Gay v. Alter
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102 U.S. 79 (1880)
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U.S. Supreme Court
Gay v. Alter, 102 U.S. 79 (1880)
Gay v. Alter
102 U.S. 79
APPEAL FROM THE CIRCUIT COURT OF THE UNITED
STATES FOR THE DISTRICT OF LOUISIANA
By the law of Louisiana, a party to a synallagmatic contract has no right to rescind it by reason of the failure of performance by the other party unless he returns to the latter what was received from him, so as to put him in the same situation in which he was before.
The controversy in this case related to the validity of certain judgments, and depended mainly upon the facts disclosed by the evidence. In one case, the judgment creditor had agreed to accept $8,000 for a judgment of $11,000, and received $3,000 in cash on this agreement, and informally assigned the judgment to a friend of the judgment debtor for his benefit. The subsequent payments not being made as agreed, the judgment was assigned to Gay, who had notice of the transaction, and he sought to recover the whole amount. Alter, the purchaser of the property affected by the judgment, contended that it could only stand for the reduced amount, subject to the payment of $3,000, which would leave only $5,000 due. Gay claimed that, as the payments agreed to be made were not all made, the agreement was forfeited. The court below decreed in favor of Alter. Gay thereupon appealed here.
MR. JUSTICE BRADLEY, after stating the case, delivered the opinion of the Court.
It is contended by the appellant that the contract whereby Ames agreed to sell his judgment for $8,000, was a synallagmatic contract, which he had a right to rescind if the agreement of the other party as to the payment of the purchase money was not performed. This is undoubtedly the law of Louisiana, but that law also requires that if a party to a contract wishes to rescind it for such a cause, he must return to the other party what he has received, so as to put him in the same situation he was in before. In the present case, it is not to be supposed that it was Ames' duty to return the $3,000 which he received, because it was really received from Aymar, the debtor. But he was at least bound to credit that amount on the judgment, which would have been a substantial return, and in that case he would have a right to maintain his judgment for the whole balance, and Gay, his vendee, would have had the same right. But he did not do this, nor has Gay done it; but, on the contrary, the latter has endeavored to collect the whole judgment without any deduction whatever. This conduct is totally inconsistent with the position taken. It shows not a rescission of the contract and a return or credit of the amount paid thereon, but a determination to regard the transaction as altogether void and the whole judgment still due.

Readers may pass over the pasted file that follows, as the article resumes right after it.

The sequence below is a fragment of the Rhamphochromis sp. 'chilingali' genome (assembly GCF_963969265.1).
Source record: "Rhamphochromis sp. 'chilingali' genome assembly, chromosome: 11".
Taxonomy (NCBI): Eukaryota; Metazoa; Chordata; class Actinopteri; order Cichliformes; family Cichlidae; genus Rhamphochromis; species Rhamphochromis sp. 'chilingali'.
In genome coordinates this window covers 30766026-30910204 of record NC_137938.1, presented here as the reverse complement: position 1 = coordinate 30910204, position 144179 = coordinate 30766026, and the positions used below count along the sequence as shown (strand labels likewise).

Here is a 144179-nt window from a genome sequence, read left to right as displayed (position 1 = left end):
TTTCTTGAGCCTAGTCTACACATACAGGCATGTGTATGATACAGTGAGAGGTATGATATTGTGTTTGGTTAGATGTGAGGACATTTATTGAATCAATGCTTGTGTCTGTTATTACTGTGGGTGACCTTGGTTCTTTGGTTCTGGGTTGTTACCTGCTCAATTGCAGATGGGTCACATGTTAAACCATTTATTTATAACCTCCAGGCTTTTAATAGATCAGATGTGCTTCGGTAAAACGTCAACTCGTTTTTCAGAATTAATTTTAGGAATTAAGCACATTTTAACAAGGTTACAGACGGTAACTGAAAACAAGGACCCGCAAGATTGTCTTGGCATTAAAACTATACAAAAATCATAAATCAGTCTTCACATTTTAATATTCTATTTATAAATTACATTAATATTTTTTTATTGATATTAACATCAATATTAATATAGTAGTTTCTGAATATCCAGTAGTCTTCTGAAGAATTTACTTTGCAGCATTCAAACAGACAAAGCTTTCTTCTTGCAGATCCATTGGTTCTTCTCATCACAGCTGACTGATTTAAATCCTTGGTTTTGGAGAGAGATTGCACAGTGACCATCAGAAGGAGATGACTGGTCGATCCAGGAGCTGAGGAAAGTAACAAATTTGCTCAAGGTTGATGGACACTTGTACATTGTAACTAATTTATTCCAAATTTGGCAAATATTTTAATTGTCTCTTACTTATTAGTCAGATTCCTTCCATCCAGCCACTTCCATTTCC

We think that this position cannot be maintained.